Ghost town. This is how Petro Androshenko, an adviser to the mayor of Mariupol, calls the port city that fell to the Russians last week after a bitter three-month conflict. The man said at least 22,000 civilians have been killed in the ongoing fighting. He told CNN, the US news channel yesterday.
The number cannot be independently verified at this time, but Andrushenko says it is based on contacts he and other city officials had with colleagues who are still detained in Mariupol. He even thinks the actual death toll is much higher. He himself is present in the territory under the control of Ukraine.
According to Androshenko, the city was returned to the Middle Ages. He heard this from his network on the site. “It’s dark at night,” he says. The only lights come from Russian troops and Russian patrols. Everywhere smells of death and the smell of fire.”
The city will be in the grip of a humanitarian catastrophe and there will be little contact with the outside world. It will work on mobile networks.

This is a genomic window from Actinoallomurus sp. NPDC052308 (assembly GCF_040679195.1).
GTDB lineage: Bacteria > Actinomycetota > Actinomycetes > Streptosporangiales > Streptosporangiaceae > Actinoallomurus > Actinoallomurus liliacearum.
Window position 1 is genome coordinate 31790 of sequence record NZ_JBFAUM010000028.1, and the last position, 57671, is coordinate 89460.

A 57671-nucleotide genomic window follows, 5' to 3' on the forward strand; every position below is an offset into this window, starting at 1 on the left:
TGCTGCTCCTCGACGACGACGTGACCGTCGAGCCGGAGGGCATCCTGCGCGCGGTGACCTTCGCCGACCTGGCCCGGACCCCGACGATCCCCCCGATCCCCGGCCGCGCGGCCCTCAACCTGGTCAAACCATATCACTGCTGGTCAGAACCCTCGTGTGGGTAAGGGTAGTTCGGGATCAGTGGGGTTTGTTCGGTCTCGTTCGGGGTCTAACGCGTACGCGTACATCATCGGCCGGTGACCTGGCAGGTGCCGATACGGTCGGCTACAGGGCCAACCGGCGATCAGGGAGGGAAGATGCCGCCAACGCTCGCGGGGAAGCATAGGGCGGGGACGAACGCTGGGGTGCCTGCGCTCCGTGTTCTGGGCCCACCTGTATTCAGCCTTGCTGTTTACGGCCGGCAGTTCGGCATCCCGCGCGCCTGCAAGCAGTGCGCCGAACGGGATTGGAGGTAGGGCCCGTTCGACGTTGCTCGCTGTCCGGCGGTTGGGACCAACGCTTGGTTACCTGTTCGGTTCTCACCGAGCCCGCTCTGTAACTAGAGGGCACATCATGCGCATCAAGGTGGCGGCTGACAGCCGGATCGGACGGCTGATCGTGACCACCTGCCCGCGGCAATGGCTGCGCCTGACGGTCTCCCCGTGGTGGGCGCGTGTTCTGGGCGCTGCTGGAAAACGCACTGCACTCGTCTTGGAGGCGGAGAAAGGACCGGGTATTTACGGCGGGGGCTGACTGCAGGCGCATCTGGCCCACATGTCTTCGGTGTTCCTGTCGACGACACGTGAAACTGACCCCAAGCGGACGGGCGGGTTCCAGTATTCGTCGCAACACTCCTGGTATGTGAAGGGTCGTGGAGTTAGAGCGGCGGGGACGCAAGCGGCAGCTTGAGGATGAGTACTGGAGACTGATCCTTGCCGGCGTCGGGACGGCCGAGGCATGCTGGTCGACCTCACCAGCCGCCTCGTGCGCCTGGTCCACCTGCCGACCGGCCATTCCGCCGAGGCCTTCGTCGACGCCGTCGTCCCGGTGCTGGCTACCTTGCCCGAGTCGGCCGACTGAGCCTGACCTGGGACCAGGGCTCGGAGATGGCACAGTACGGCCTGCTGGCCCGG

According to Androshenko, residents will not be able to move freely and corridors are required to move around the city. A special filtration system should prevent people from escaping.
Mariupol has been officially in Russian hands since last Friday, after the last Ukrainian fighters in the city surrendered at the stable Azov plant.
Yesterday, the Ukrainian authorities announced that they had found more than 200 other bodies in the basement of a collapsed apartment building.
The mayor of Mariupol previously spoke of a total of 10,000 civilians killed. According to the United Nations, at least 4,000 civilians have been killed in Mariupol since the Russian invasion. But the organization believes that in reality there is “a lot”.
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